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Good Job Game of Thrones, Nothing Like Submitting an Episode No One Could See for Best Cinematography

Iain Glen, Conleth Hill, and Emilia Clarke in Game of Thrones (2011)
The best episode of season eight of Game of Thrones is “A Knight of the Seven Kingdoms” by an absolute landslide. Not only was it one of the most character-focused and emotional episodes of the series, but it’s the last time the characters we love are good people in any way. Especially Jaime Lannister.

Yet, the episodes that HBO has decided to put forward for television award consideration are as follows: “The Long Night,” the episode that no one could see, “The Last of the Starks” which is the beginning of the brain drain, and “The Iron Throne,” the show’s last, uh, hurrah. The brain is empty but we have to wrap it up, so here we go.

BGR writer Chris Smith shares: “According to TV Guide, HBO submitted three episodes for Best Directing, including Miguel Sapochnik for The Long Night, David Nutter for The Last of the Starks, and D.B. Weiss and David Benioff for The Iron Throne. Even worse, Weiss and Benioff’s script for The Iron Throne was submitted for the Best Writing category.”

Additionally, “in the Cinematography category, HBO has submitted Fabian Wagner for The Long Night, David Franco for The Last of the Starks, and Jonathan Freeman for The Iron Throne. The penultimate episode, The Bells, has meanwhile been put into contention for Art Direction, Visual Effects, and Costuming, and the Hair and Makeup category will take a look at The Long Night.”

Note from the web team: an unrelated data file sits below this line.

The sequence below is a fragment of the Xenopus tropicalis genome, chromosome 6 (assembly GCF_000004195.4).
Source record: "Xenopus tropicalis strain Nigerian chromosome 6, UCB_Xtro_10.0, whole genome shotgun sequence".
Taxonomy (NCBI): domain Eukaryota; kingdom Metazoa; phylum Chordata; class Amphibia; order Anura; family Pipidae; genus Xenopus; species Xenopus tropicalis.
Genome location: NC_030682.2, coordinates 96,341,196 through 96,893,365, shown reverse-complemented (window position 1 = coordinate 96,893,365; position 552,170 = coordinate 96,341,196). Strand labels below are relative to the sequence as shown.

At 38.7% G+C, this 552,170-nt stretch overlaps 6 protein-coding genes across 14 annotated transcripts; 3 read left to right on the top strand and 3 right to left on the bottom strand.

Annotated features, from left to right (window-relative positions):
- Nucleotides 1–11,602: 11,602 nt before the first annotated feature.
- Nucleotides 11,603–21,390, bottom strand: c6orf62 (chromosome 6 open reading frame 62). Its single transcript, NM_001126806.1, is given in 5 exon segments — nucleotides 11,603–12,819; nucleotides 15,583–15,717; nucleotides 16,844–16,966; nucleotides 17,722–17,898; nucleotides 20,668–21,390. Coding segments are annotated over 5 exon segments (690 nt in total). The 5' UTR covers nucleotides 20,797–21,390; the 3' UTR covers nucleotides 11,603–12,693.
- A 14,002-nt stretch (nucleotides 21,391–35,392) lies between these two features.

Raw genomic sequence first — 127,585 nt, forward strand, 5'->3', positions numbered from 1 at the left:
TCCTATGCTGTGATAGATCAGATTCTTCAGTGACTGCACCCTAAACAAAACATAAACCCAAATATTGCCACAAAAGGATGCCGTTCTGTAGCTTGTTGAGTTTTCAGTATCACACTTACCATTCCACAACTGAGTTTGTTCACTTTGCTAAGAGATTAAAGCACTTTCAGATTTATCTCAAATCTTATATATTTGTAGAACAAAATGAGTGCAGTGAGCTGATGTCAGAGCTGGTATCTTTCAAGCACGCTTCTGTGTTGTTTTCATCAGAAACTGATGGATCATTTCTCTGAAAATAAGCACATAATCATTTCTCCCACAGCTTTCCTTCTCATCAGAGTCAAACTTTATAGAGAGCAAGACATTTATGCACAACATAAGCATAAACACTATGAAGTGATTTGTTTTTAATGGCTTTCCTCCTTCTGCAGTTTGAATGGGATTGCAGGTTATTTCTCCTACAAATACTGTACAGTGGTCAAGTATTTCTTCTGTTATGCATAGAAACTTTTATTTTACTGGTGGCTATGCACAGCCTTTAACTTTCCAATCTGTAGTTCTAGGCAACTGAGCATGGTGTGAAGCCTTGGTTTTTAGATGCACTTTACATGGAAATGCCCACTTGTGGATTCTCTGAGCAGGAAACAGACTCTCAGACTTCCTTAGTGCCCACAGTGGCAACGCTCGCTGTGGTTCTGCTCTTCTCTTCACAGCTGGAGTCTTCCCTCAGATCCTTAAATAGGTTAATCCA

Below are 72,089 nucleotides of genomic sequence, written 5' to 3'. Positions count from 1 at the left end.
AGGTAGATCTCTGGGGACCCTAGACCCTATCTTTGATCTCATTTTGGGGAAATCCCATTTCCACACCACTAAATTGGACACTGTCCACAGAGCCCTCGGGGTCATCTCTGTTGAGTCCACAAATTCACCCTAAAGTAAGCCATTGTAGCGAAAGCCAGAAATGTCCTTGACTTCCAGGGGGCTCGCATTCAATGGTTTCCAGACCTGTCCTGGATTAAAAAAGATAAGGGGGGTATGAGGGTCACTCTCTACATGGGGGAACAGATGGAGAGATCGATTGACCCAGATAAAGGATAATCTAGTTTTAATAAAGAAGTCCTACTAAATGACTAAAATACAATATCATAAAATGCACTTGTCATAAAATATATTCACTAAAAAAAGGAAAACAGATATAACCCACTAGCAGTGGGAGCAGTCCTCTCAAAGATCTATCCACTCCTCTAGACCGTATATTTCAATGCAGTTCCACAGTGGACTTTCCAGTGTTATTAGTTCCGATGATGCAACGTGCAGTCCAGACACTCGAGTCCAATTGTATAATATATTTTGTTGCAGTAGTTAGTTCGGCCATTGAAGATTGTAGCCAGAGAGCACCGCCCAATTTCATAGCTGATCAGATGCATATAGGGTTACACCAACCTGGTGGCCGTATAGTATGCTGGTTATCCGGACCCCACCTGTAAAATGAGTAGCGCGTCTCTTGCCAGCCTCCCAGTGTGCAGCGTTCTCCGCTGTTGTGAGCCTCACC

So again, the episode where Brienne of Tarth, a near-universally loved character gets knighted by her longtime love interest before he ruins everything was ignored, but the episode that began the domino effect of failure that was the Game of Thrones finale season that no one could see is up for consideration?  Also, The Iron Throne is being put up for BEST WRITING?

I have to laugh gaga gif

Mind you, I did not necessarily like “A Knight of the Seven Kingdoms,” because I’m a bitter book person who didn’t really love the narrative decisions that brought a lot of characters to this place. There is a subjective inability for me to really enjoy some of the scenes in the episode because, for me, a lot of their choices still indicate a lack of understanding of the source material. However, objectively, the episode is beautifully shot, you can see things, and there is a lot of heart to see moments of true companionship between characters for what will be one of the last times.

The Long Knight, The Last of the Starks, and The Iron Throne are some of the lowest rated Game of Thrones episodes of all time, with The Iron Throne being a flop by any measure.

The crew who put in the work this season on Game of Thrones should absolutely be recognized for what they have done. Overall, the cinematography, art direction, and visuals have been superb so yes, I get those awards. But if D.B. Weiss and David Benioff get Best Drama or Best Writing of Best Direction for what they’ve put out there, it’ll be a shame. They have not earned it and even the scenes that nailed it don’t make up for the countless ones that did not. If it was “A Knight of The Seven Kingdoms” being considered, I’d be able to say “that was legit a good episode” but the rest of these were not good episodes. Not by Game of Thrones standards and not by most critical standards.

That being said, I hope Emilia Clarke takes home an award for nailing it this season, because if anyone sold their material like never before it was her. She was the dragon.

Dany is that bitch

(image: HBO)

(via BGR, image: HBO)

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Princess (she/her-bisexual) is a Brooklyn born Megan Fox truther, who loves Sailor Moon, mythology, and diversity within sci-fi/fantasy. Still lives in Brooklyn with her over 500 Pokémon that she has Eevee trained into a mighty army. Team Zutara forever.